Dr Madigan said the UK media covered the conflict in Ireland with admirable frankness and honesty, focusing first on the violence perpetrated by the IRA, but then not hesitating to report with the same honesty the campaign of retaliation by Crown forces.

“Much of the commentary initially focuses on the IRA killings and other violence and intimidation by the IRA and IRA are routinely denounced as ‘The Murder Gang’, as ‘Cowards and thugs’, but the The tone of UK press coverage has changed quite markedly in recent years. summer and early fall 1920.

Dr Madigan said Balbriggan’s sack in North Dublin on September 20, 1920, when Gormanston camp auxiliaries killed two local men and burned more than 50 locals in retaliation to the IRA killing two RIC men, seemed to have a decisive impact on the audience. opinion in Britain.

“The Manchester Guardian published a damning editorial two days later on the Crown Forces and their campaign, titled ‘An Irish Louvain’ in direct reference to the Flemish town of Leuven sacked by the Germans in 1914,” did he declare.

“A week later, The Times denounced the British Army after a troop of horsemen went on a rampage in Fermoy, ‘A national disgrace’ – media coverage unanimous enough to condemn Crown Forces and government to support a retaliation policy either tacitly or on command.

Denounced actions

Dr Madigan said coverage of such events along with the Cork fire in 1920 led to a wave of protests in Britain with commentators including journalists, clergy and trade unionists who had the experience. of the Great War, drawing unfavorable comparisons with German soldiers in 1914.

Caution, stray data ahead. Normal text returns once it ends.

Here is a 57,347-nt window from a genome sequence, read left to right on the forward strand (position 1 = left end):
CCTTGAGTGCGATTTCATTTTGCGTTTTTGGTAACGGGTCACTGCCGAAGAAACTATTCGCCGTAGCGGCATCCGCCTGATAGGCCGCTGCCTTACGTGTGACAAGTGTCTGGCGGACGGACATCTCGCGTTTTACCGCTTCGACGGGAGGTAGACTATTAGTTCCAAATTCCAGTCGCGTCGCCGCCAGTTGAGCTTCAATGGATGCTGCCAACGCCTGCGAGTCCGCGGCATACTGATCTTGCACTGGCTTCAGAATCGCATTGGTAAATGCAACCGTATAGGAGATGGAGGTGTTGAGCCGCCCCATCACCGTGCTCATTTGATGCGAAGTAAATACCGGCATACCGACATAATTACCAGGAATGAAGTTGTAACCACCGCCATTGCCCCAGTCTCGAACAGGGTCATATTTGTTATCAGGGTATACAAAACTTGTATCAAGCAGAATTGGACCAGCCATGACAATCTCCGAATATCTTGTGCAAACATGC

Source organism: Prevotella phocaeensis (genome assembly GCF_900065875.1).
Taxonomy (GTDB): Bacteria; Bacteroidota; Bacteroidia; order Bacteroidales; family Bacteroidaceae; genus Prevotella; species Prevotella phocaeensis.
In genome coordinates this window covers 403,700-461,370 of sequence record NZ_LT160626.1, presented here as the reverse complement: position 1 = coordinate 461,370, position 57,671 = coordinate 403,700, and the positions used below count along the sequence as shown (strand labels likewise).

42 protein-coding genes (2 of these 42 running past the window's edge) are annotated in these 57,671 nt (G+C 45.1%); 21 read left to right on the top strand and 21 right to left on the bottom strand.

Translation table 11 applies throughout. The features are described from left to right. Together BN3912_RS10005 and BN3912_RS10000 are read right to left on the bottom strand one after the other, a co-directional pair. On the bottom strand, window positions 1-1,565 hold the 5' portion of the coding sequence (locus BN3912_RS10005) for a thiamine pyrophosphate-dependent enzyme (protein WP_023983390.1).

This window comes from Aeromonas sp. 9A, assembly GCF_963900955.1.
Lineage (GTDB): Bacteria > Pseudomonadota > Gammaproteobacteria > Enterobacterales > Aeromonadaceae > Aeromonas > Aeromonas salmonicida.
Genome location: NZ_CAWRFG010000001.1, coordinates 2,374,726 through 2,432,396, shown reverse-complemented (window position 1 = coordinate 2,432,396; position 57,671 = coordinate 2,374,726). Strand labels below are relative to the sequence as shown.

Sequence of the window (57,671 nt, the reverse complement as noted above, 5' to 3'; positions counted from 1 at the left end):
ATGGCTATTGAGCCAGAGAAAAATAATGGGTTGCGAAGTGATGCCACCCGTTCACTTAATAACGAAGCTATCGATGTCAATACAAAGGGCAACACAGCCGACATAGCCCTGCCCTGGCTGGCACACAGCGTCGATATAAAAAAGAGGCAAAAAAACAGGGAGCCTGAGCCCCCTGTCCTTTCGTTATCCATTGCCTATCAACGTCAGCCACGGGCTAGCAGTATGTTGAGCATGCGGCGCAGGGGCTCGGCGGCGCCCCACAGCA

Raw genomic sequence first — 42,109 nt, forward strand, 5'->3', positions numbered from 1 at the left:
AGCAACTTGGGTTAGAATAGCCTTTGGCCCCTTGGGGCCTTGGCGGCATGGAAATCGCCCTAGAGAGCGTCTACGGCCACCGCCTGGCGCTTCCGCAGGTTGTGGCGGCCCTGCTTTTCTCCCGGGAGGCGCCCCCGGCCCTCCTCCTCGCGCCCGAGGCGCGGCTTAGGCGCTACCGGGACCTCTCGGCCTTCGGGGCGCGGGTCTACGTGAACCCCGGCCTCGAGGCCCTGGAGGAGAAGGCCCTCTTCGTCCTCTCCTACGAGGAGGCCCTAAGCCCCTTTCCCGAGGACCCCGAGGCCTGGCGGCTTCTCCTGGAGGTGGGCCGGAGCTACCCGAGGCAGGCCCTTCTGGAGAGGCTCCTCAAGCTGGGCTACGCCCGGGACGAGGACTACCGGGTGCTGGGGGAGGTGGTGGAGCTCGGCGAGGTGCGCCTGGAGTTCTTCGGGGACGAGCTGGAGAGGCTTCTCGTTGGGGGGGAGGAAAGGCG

“From the fall of 1920 until the truce of July 1921, the actions of the Crown Forces were regularly denounced by British commentators, the press, in parliament and virtually every public forum – it is truly striking how how unanimous this denunciation is.

“And this criticism is very diverse – it comes from commentators who are an integral part of the British establishment and have no sympathy for Irish nationalism, let alone Irish republicanism or Irish aspirations for independence, but are dismayed. by what they see happening.

“The British had emerged from the Great War on high moral ground with a perception of themselves as defenders of the weak against military aggression, but the violence unleashed by Crown forces against civilians in Ireland in 1920 and 1921 undermined that narrative.

“And worse, it seemed to dishonor the war dead – it’s no coincidence, people like Arthur Henderson of the Labor Party and Herbert Asquith, both grieving fathers, were among the critical voices in the House of Commons. common during discussions on the policy of retaliation in Ireland. “

Dr Madigan said that public stigma did not limit state violence initially because violence escalated towards the end of 1920, but by the spring of 1921 the British government could no longer ignore criticism, especially from the clergy, including the Archbishop of Canterbury.

“The cacophony of critics is not the only factor in accepting a truce, but it is a key factor and accepting a truce is almost anathema to the military as it legitimizes the IRA’s struggle and the larger Republican movement that it had previously refused to recognize as legitimate. “